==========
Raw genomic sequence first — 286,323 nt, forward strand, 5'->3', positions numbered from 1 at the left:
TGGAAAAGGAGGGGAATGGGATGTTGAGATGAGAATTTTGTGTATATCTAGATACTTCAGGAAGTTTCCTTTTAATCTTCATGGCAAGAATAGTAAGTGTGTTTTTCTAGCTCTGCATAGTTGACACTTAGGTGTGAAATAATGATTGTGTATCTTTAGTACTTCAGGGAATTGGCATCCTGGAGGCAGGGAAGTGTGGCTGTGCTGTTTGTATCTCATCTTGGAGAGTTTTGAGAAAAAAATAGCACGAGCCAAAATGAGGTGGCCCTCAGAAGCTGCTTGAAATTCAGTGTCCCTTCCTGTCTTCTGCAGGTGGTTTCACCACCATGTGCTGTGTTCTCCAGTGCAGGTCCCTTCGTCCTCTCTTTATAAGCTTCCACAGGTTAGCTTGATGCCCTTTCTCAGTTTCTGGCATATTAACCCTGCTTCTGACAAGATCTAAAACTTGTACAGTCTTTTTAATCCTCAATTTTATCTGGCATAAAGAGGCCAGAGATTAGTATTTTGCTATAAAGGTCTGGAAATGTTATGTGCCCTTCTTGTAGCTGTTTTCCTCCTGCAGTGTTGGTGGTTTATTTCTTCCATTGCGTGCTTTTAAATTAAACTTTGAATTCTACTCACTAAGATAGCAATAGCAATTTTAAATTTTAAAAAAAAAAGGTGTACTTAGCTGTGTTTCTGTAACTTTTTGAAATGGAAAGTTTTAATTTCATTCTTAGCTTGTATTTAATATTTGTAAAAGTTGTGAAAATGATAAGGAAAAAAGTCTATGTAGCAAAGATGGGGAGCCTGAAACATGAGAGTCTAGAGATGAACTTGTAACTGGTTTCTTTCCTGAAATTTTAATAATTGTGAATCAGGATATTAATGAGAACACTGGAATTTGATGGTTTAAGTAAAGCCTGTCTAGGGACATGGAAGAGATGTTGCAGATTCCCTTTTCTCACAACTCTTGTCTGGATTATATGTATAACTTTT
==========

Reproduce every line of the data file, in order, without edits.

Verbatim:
Raw genomic sequence first — 286,323 nt, forward strand, 5'->3', positions numbered from 1 at the left:
TGGAAAAGGAGGGGAATGGGATGTTGAGATGAGAATTTTGTGTATATCTAGATACTTCAGGAAGTTTCCTTTTAATCTTCATGGCAAGAATAGTAAGTGTGTTTTTCTAGCTCTGCATAGTTGACACTTAGGTGTGAAATAATGATTGTGTATCTTTAGTACTTCAGGGAATTGGCATCCTGGAGGCAGGGAAGTGTGGCTGTGCTGTTTGTATCTCATCTTGGAGAGTTTTGAGAAAAAAATAGCACGAGCCAAAATGAGGTGGCCCTCAGAAGCTGCTTGAAATTCAGTGTCCCTTCCTGTCTTCTGCAGGTGGTTTCACCACCATGTGCTGTGTTCTCCAGTGCAGGTCCCTTCGTCCTCTCTTTATAAGCTTCCACAGGTTAGCTTGATGCCCTTTCTCAGTTTCTGGCATATTAACCCTGCTTCTGACAAGATCTAAAACTTGTACAGTCTTTTTAATCCTCAATTTTATCTGGCATAAAGAGGCCAGAGATTAGTATTTTGCTATAAAGGTCTGGAAATGTTATGTGCCCTTCTTGTAGCTGTTTTCCTCCTGCAGTGTTGGTGGTTTATTTCTTCCATTGCGTGCTTTTAAATTAAACTTTGAATTCTACTCACTAAGATAGCAATAGCAATTTTAAATTTTAAAAAAAAAAGGTGTACTTAGCTGTGTTTCTGTAACTTTTTGAAATGGAAAGTTTTAATTTCATTCTTAGCTTGTATTTAATATTTGTAAAAGTTGTGAAAATGATAAGGAAAAAAGTCTATGTAGCAAAGATGGGGAGCCTGAAACATGAGAGTCTAGAGATGAACTTGTAACTGGTTTCTTTCCTGAAATTTTAATAATTGTGAATCAGGATATTAATGAGAACACTGGAATTTGATGGTTTAAGTAAAGCCTGTCTAGGGACATGGAAGAGATGTTGCAGATTCCCTTTTCTCACAACTCTTGTCTGGATTATATGTATAACTTTT